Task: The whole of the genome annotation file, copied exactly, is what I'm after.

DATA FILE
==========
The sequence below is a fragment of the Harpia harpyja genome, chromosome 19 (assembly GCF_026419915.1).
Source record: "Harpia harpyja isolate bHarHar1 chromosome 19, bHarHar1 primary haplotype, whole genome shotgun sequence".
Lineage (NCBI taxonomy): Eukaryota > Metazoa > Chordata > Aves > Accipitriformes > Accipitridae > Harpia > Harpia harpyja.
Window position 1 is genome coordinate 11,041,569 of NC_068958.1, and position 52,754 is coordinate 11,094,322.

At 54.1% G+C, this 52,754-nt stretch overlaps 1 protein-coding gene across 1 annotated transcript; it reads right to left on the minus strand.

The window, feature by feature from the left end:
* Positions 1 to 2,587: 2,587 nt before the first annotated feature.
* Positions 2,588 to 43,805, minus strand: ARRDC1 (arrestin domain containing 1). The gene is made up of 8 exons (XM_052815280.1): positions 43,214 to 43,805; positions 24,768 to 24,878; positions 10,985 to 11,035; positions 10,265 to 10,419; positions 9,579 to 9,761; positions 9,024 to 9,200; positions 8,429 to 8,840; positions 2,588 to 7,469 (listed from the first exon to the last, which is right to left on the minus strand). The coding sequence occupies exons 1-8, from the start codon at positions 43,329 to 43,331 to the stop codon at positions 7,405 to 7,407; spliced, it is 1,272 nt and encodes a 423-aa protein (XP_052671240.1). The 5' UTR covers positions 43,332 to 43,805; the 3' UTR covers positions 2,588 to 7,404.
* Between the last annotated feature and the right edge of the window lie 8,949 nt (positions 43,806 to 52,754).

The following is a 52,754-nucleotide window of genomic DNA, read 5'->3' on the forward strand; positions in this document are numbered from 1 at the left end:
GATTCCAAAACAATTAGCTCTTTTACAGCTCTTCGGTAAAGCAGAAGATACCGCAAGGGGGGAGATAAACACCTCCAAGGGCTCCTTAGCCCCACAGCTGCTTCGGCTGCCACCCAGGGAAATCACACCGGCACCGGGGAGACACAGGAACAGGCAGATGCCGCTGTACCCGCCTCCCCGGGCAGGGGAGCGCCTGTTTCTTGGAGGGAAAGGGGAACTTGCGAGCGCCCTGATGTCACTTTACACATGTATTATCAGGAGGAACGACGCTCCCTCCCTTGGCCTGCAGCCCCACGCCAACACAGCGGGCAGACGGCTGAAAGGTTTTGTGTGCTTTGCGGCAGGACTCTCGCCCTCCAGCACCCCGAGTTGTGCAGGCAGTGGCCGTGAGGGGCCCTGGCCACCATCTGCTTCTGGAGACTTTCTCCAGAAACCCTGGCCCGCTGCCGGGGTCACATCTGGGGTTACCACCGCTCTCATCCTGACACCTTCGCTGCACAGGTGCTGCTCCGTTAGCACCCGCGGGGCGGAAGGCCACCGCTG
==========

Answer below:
The sequence below is a fragment of the Harpia harpyja genome, chromosome 19 (assembly GCF_026419915.1).
Source record: "Harpia harpyja isolate bHarHar1 chromosome 19, bHarHar1 primary haplotype, whole genome shotgun sequence".
Lineage (NCBI taxonomy): Eukaryota > Metazoa > Chordata > Aves > Accipitriformes > Accipitridae > Harpia > Harpia harpyja.
Window position 1 is genome coordinate 11,041,569 of NC_068958.1, and position 52,754 is coordinate 11,094,322.

At 54.1% G+C, this 52,754-nt stretch overlaps 1 protein-coding gene across 1 annotated transcript; it reads right to left on the minus strand.

The window, feature by feature from the left end:
* Positions 1 to 2,587: 2,587 nt before the first annotated feature.
* Positions 2,588 to 43,805, minus strand: ARRDC1 (arrestin domain containing 1). The gene is made up of 8 exons (XM_052815280.1): positions 43,214 to 43,805; positions 24,768 to 24,878; positions 10,985 to 11,035; positions 10,265 to 10,419; positions 9,579 to 9,761; positions 9,024 to 9,200; positions 8,429 to 8,840; positions 2,588 to 7,469 (listed from the first exon to the last, which is right to left on the minus strand). The coding sequence occupies exons 1-8, from the start codon at positions 43,329 to 43,331 to the stop codon at positions 7,405 to 7,407; spliced, it is 1,272 nt and encodes a 423-aa protein (XP_052671240.1). The 5' UTR covers positions 43,332 to 43,805; the 3' UTR covers positions 2,588 to 7,404.
* Between the last annotated feature and the right edge of the window lie 8,949 nt (positions 43,806 to 52,754).

The following is a 52,754-nucleotide window of genomic DNA, read 5'->3' on the forward strand; positions in this document are numbered from 1 at the left end:
GATTCCAAAACAATTAGCTCTTTTACAGCTCTTCGGTAAAGCAGAAGATACCGCAAGGGGGGAGATAAACACCTCCAAGGGCTCCTTAGCCCCACAGCTGCTTCGGCTGCCACCCAGGGAAATCACACCGGCACCGGGGAGACACAGGAACAGGCAGATGCCGCTGTACCCGCCTCCCCGGGCAGGGGAGCGCCTGTTTCTTGGAGGGAAAGGGGAACTTGCGAGCGCCCTGATGTCACTTTACACATGTATTATCAGGAGGAACGACGCTCCCTCCCTTGGCCTGCAGCCCCACGCCAACACAGCGGGCAGACGGCTGAAAGGTTTTGTGTGCTTTGCGGCAGGACTCTCGCCCTCCAGCACCCCGAGTTGTGCAGGCAGTGGCCGTGAGGGGCCCTGGCCACCATCTGCTTCTGGAGACTTTCTCCAGAAACCCTGGCCCGCTGCCGGGGTCACATCTGGGGTTACCACCGCTCTCATCCTGACACCTTCGCTGCACAGGTGCTGCTCCGTTAGCACCCGCGGGGCGGAAGGCCACCGCTG